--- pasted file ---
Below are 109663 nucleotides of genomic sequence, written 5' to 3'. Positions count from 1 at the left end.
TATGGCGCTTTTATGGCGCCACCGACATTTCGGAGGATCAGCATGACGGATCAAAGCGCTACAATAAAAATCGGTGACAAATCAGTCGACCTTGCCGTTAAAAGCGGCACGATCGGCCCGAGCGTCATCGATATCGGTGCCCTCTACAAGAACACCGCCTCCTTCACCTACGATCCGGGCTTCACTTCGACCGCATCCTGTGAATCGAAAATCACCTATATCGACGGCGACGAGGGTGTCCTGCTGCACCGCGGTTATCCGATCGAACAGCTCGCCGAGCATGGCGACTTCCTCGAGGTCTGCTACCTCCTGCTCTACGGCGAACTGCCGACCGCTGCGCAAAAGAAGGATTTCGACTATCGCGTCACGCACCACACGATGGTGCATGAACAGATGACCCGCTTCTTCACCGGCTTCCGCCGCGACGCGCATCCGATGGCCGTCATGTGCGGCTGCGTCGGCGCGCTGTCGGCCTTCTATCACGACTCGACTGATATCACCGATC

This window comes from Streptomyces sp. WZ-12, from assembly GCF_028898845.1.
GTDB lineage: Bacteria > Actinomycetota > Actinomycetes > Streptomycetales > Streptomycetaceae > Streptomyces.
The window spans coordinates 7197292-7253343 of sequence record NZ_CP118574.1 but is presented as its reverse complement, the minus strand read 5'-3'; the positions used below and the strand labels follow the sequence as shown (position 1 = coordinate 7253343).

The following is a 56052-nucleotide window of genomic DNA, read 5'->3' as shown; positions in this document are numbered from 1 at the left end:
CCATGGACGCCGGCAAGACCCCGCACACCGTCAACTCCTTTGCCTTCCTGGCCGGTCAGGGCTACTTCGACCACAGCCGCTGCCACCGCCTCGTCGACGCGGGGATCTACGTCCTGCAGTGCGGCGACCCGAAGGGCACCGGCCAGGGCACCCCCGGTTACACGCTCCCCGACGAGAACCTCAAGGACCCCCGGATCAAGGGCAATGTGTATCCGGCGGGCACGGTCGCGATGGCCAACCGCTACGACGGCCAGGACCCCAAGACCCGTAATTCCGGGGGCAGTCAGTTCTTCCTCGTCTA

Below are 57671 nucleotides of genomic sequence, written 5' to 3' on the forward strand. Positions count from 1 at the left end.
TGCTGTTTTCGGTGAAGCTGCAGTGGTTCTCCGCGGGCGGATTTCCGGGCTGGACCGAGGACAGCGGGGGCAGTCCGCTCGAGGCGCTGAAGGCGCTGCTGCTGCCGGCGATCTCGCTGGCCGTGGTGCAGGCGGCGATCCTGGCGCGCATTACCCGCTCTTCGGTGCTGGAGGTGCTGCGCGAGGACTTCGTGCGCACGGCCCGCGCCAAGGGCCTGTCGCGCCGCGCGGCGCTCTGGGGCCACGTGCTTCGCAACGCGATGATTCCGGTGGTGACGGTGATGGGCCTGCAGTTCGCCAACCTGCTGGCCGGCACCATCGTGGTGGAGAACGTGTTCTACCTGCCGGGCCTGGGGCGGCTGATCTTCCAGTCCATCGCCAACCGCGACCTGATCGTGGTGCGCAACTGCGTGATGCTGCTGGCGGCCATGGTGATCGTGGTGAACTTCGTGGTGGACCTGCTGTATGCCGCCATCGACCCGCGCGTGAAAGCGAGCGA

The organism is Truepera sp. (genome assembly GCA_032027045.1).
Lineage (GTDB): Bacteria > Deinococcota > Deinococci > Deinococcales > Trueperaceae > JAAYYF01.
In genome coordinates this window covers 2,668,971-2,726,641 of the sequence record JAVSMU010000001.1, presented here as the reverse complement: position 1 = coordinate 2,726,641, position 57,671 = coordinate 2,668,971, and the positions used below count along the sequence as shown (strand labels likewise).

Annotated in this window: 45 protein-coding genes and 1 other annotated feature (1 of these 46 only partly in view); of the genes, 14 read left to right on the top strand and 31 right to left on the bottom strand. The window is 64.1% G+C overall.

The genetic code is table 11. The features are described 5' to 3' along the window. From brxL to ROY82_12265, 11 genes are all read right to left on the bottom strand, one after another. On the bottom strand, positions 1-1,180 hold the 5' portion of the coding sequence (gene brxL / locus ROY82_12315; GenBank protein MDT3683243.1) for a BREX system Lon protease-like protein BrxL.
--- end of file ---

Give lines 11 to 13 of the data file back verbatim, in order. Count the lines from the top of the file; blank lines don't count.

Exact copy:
Lineage (GTDB): Bacteria > Deinococcota > Deinococci > Deinococcales > Trueperaceae > JAAYYF01.
In genome coordinates this window covers 2,668,971-2,726,641 of the sequence record JAVSMU010000001.1, presented here as the reverse complement: position 1 = coordinate 2,726,641, position 57,671 = coordinate 2,668,971, and the positions used below count along the sequence as shown (strand labels likewise).

Annotated in this window: 45 protein-coding genes and 1 other annotated feature (1 of these 46 only partly in view); of the genes, 14 read left to right on the top strand and 31 right to left on the bottom strand. The window is 64.1% G+C overall.